SampleRNN

Posted by Piotr Kozakowski & Bartosz Michalak on Sun 19 February 2017

One WaveNet issue

First of all, a quick recap - some time ago Piotr was checking out WaveNet, a DeepMind's model for signal generation, which is already well known in the field. While WaveNet in the original blogpost was said to generate quite promising results in the field of music generation, we were unable to reproduce these results, probably because of our lack of computational resources (see our WaveNet post for details). Apart from the results quality, we also pointed one major concern about WaveNet's architecture overall - it's just really complicated. Not only the process of understanding what's going on was tough - but after we actually made our minds on how it works it appeared clear that any modifications to the model will be a lot of work. Actually, before we could even think about developing the model further, we needed to at least achieve DeepMind's results quality to have some sensible baseline. That would require some extensive hyperparameter tuning - and because WaveNet is really computationally heavy, that would mean a lot of time.

Nevertheless, WaveNet was a great breakthrough - when we began investigating it, there was no other model with such good results in sample-by-sample audio generation.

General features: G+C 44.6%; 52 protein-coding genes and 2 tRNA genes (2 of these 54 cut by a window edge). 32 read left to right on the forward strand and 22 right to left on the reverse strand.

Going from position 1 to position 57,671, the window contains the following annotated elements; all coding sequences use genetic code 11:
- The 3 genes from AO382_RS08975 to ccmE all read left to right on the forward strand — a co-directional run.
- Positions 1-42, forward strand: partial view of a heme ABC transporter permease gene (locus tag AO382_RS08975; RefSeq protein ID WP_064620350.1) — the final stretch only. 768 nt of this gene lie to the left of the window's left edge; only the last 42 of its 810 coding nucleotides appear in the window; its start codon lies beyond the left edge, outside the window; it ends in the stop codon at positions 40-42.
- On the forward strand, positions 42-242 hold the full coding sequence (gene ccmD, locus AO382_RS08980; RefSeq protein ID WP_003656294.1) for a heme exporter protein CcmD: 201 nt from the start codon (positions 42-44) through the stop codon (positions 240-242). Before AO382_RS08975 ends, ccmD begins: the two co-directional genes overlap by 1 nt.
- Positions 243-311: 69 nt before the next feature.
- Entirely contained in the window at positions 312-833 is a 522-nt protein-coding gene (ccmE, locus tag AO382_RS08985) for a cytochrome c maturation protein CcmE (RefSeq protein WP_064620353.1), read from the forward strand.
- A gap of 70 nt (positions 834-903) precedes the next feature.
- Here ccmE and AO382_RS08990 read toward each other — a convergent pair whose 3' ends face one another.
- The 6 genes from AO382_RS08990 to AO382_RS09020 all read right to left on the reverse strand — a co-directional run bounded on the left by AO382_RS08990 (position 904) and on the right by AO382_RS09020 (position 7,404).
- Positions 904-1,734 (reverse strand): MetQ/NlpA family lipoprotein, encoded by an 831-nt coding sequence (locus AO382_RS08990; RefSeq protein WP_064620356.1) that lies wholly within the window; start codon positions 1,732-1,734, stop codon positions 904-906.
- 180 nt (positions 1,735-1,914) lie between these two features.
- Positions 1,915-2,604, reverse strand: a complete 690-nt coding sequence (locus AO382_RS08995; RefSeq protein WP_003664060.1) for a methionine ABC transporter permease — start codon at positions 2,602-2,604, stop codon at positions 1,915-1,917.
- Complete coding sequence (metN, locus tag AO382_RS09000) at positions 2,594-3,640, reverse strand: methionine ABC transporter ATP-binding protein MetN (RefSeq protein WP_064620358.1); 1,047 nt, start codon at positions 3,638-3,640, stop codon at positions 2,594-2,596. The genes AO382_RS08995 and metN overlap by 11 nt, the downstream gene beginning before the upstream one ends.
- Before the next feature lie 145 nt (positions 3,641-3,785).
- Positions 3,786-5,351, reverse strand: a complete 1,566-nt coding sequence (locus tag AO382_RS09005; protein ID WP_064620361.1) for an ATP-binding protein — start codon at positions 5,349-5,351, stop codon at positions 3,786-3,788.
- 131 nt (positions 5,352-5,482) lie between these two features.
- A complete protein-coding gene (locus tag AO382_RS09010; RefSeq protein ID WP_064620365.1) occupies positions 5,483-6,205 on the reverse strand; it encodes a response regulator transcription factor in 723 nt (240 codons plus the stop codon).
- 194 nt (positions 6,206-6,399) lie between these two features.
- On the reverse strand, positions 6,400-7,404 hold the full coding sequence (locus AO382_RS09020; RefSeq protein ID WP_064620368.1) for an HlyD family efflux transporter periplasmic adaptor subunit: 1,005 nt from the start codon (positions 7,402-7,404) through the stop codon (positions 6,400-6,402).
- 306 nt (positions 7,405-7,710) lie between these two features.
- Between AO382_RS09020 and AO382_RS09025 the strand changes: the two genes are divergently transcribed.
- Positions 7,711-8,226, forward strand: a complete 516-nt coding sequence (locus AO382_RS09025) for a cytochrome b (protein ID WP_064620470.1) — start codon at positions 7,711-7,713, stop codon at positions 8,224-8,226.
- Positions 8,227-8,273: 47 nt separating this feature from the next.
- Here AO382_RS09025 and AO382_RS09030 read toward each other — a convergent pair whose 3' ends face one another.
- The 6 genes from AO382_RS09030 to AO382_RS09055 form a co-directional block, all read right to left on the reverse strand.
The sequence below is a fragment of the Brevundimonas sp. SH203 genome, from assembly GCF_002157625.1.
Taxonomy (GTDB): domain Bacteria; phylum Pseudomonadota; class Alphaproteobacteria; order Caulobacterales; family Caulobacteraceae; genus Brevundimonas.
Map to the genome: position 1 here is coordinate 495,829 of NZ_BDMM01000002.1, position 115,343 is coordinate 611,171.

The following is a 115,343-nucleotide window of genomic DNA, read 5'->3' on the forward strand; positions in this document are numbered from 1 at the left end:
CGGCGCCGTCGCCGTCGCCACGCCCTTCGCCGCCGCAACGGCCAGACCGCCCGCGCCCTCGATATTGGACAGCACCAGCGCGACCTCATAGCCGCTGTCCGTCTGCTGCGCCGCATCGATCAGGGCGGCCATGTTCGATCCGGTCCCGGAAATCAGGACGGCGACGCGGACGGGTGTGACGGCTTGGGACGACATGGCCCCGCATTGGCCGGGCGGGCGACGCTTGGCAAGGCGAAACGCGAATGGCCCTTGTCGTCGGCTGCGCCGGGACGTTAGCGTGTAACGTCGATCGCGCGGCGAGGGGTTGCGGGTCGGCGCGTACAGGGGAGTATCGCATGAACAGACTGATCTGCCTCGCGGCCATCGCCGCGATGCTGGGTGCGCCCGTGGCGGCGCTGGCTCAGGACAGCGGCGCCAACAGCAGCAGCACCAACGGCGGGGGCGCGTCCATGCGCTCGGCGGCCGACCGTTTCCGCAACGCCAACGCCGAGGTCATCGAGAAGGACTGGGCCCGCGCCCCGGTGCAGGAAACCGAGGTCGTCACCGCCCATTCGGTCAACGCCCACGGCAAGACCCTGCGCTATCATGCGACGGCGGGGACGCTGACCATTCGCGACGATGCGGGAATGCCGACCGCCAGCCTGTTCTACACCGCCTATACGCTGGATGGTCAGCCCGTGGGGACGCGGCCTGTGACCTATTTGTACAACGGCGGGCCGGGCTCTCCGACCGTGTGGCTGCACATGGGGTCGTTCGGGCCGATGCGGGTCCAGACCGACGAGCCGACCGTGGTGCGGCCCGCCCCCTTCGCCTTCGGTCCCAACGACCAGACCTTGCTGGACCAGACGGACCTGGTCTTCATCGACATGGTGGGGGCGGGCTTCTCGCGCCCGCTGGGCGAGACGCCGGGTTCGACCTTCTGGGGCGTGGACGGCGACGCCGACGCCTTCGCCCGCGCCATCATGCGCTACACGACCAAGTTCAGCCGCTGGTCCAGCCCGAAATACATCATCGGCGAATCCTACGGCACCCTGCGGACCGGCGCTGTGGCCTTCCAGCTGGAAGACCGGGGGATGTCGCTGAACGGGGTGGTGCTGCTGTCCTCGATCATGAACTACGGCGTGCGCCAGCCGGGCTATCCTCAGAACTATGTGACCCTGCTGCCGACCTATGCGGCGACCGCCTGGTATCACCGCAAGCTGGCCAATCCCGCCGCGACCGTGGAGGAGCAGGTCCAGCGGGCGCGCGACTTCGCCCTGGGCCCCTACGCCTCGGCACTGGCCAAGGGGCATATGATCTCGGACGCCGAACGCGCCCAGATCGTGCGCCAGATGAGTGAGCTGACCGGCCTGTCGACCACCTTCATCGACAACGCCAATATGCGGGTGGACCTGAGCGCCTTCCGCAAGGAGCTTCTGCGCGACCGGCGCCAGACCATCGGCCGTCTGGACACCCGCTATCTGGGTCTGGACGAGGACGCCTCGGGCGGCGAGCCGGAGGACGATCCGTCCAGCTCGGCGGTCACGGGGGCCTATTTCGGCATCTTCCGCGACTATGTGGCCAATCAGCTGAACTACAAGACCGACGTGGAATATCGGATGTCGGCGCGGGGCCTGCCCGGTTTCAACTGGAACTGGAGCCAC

Still, there are a lot of issues concerning WaveNet.

And apparently, it was one of WaveNet's issues that lead us to a much more promising model.

SampleRNN

SampleRNN is "An Unconditional End-to-End Neural Audio Generation Model", invented by Soroush Mehri, Kundan Kumar, Ishaan Gulrajani, Rithesh Kumar, Shubham Jain, Jose Manuel Rodriguez Sotelo, Aaron Courville and Yoshua Bengio. As the description says, this model, just as WaveNet, is an end-to-end model for generating audio sample-by-sample.

Unlike WaveNet, which is based on convolutional layers, SampleRNN is based on recurrent layers. According to the authors, GRU units work best, but it’s possible to use any type of RNN unit. Those layers are grouped into “tiers”. The tiers form a hierarchical structure: in every tier, output from a single timestep conditions several timesteps from a lower tier by a learned upsampling. Hence different tiers operate at different clock-rates, which means that they can learn different levels of abstraction. For example, in the lowest tier one timestep corresponds to one sample and in the highest tier one timestep might correspond to one fourth of a second, which may include one or even several notes. This way we could go from representation as a sequence of notes to a sequence of raw samples. Furthermore, every timestep in every tier is conditioned by samples generated in the previous timestep in the same tier. The lowest tier is not recurrent, but is an autoregressive multi-layer perceptron conditioned by several last samples and the output of the higher tier.

Let’s look at an example (image from the original paper):

Here we have 3 tiers. The lowest one is an MLP which takes as input 4 last samples and upsampled output from the middle tier. The middle tier conditions 4 timesteps from the lowest tier and takes as input 4 last generated samples and upsampled output from the highest tier. The highest tier conditions 4 timesteps from the middle tier and takes as input 16 last generated samples, which is the total number of samples generated by the previous timestep of this tier.